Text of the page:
Last night, as I lay in my bed, camp stove blazing, I could hear the joyful sounds of drumming and singing from the dome, a space age geodesic donated to Oceti Sakowin Camp. A round dance was happening there.
I flashed back to a few weeks ago, when I watched a group of people sitting in circle where the dome would soon be erected. They were praying. From my distance I felt them calling for help, for guidance, to allow this to become a useful gathering space. It has.
In the darkness of the night, in strange harmony with the joyful song, came the sound of a bugle playing Taps. Not just playing Taps, singing Taps, crying Taps. The juxtaposition at first startled me and then I realized the exquisite beauty of this moment.
Today the “Long Robes” have come to pray with the Lakota people, invited by Chief Looking Horse months ago. The intention of this interfaith gathering is to pray and to invite those of our brothers and sisters, standing in full military gear in opposition to consider a change in heart.
Many of us have met the police and invited their support while on the front lines. I will never forget my moment, talking to each person I met, face mask to face, human to human. This moment when so many will converge for peace will surely be a powerful one.
And now come the Veterans. Thousands of Veterans are arriving to stand in protection of the peaceful. No weapons, no drugs, no alcohol, are the rules of the day. This is a camp of prayer and ceremony.
This morning as I woke before the sun, the sound of Revelry playing in the distance made me smile. So very many of the Lakota are Veterans. For generations all Native people have stood on the front lines of battle by request of their government, the US.Now, the Veterans have come to protect them from the very government they served with pride.
If I didn’t have work to do, I would sit here and weep all day for the reconciliation that is taking place.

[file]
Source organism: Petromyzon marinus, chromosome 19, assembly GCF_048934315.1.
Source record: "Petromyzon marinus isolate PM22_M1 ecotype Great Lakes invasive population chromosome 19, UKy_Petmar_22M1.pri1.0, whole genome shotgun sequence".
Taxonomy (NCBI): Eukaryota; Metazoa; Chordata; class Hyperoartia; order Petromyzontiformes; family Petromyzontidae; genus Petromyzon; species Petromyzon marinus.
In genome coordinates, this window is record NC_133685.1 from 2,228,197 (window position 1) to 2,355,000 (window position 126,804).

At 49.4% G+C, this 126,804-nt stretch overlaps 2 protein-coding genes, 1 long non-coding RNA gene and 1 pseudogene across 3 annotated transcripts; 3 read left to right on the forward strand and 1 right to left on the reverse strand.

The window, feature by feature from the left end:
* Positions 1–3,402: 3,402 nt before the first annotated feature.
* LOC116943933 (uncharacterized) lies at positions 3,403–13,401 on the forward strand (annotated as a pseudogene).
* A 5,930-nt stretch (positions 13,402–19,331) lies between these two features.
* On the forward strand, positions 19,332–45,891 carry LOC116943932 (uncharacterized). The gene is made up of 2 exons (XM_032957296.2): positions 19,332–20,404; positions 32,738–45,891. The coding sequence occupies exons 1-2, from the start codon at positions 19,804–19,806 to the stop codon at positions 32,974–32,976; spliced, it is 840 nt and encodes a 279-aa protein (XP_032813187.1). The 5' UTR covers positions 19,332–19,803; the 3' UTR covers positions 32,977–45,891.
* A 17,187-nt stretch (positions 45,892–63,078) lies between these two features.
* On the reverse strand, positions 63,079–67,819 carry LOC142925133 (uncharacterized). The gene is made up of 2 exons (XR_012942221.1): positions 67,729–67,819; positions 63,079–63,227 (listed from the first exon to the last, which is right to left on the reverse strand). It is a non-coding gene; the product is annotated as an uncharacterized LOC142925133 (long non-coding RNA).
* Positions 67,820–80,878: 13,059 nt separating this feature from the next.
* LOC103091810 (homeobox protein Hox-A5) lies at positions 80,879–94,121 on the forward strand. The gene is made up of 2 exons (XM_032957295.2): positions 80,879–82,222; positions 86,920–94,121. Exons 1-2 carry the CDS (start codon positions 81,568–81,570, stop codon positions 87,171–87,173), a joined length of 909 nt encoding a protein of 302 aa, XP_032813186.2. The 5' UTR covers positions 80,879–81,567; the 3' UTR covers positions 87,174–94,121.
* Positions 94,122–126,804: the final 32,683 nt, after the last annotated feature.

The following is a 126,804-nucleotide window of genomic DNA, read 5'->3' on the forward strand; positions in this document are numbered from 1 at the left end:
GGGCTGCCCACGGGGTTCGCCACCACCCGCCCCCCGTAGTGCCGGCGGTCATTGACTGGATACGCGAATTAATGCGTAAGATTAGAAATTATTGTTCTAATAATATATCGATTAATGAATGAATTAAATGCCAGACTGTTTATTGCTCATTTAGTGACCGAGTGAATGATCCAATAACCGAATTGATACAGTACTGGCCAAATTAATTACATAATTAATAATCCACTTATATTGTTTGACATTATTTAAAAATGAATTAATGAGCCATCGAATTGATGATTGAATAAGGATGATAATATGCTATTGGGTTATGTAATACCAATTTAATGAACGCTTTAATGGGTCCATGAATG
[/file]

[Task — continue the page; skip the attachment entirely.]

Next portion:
I heard, briefly, a sheriff from Morton County in press conference yesterday spinning tales about this camp and about the motivation to invite the Veterans. There is heartlessness to these tales. They are the untruths that the American public is now accustomed to but should never accept. Stories told by those who are being paid and have colluded in compromise to tell them. No one is paying the Long Robes. No one is paying the Veterans. No one is paying me. I am free to tell all who will listen, “This is a good day. This will be a good day. Let us make this a good day. A day of reconciliation and a day when the heart triumphs.”
I have waited my whole life for this moment and all the moments that will follow. My heart is full, regardless of outcome, for the intentions of this day are some of the finest of our collective spirit. Peace will prevail.
photo by Redhawk, who spoke to these men before taking this picture. His account:
I spoke to you today at Turtle Hill. I could see you felt uncomfortable standing up there. I could feel you did not want to be on that hill. I spoke to you about Selma, and the civil and human right violation that have stretched from that era to the day upon us now. I spoke to you about my hometown, of Atlanta, GA. I spoke about how those men do not care about you, and about how you were the only minority on that hill. I spoke to you about how Chief Turner in Atlanta is always looking for good officers, and how I assume he would be very proud to have you in the birthplace of civil rights. I told you I would personally fly with you to Atlanta if you contacted the camp and stepped away from Morton County Sheriffs. I watched you sit down, and think. I could see you felt the words I was speaking, and before you stood up and stepped back from the line, I saw you look me directly in the eyes. I saw you, and not a badge.
I keep my promises. Feel free to contact our camp. We love you for who you are. Thank you for listening.